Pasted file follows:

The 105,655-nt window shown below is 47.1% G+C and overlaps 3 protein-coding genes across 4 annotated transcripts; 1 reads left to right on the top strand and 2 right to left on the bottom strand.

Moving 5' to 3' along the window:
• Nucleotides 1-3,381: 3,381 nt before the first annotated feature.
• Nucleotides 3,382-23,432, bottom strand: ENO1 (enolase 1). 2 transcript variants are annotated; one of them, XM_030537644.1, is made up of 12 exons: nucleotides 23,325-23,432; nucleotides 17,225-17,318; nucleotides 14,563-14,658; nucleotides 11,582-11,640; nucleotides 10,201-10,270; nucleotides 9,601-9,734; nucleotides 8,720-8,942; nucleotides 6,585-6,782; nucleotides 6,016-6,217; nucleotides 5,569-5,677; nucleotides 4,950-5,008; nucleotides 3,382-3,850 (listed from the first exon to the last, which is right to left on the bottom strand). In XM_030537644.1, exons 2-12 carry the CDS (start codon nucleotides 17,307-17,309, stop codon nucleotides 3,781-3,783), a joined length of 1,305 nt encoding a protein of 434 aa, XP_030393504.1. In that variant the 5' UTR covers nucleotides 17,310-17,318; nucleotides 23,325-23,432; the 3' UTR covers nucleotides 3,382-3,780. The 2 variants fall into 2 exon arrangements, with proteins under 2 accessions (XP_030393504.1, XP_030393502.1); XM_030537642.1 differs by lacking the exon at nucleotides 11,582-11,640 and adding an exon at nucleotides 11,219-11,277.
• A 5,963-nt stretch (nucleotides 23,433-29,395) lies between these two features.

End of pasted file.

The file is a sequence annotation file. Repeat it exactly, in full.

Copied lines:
The 105,655-nt window shown below is 47.1% G+C and overlaps 3 protein-coding genes across 4 annotated transcripts; 1 reads left to right on the top strand and 2 right to left on the bottom strand.

Moving 5' to 3' along the window:
• Nucleotides 1-3,381: 3,381 nt before the first annotated feature.
• Nucleotides 3,382-23,432, bottom strand: ENO1 (enolase 1). 2 transcript variants are annotated; one of them, XM_030537644.1, is made up of 12 exons: nucleotides 23,325-23,432; nucleotides 17,225-17,318; nucleotides 14,563-14,658; nucleotides 11,582-11,640; nucleotides 10,201-10,270; nucleotides 9,601-9,734; nucleotides 8,720-8,942; nucleotides 6,585-6,782; nucleotides 6,016-6,217; nucleotides 5,569-5,677; nucleotides 4,950-5,008; nucleotides 3,382-3,850 (listed from the first exon to the last, which is right to left on the bottom strand). In XM_030537644.1, exons 2-12 carry the CDS (start codon nucleotides 17,307-17,309, stop codon nucleotides 3,781-3,783), a joined length of 1,305 nt encoding a protein of 434 aa, XP_030393504.1. In that variant the 5' UTR covers nucleotides 17,310-17,318; nucleotides 23,325-23,432; the 3' UTR covers nucleotides 3,382-3,780. The 2 variants fall into 2 exon arrangements, with proteins under 2 accessions (XP_030393504.1, XP_030393502.1); XM_030537642.1 differs by lacking the exon at nucleotides 11,582-11,640 and adding an exon at nucleotides 11,219-11,277.
• A 5,963-nt stretch (nucleotides 23,433-29,395) lies between these two features.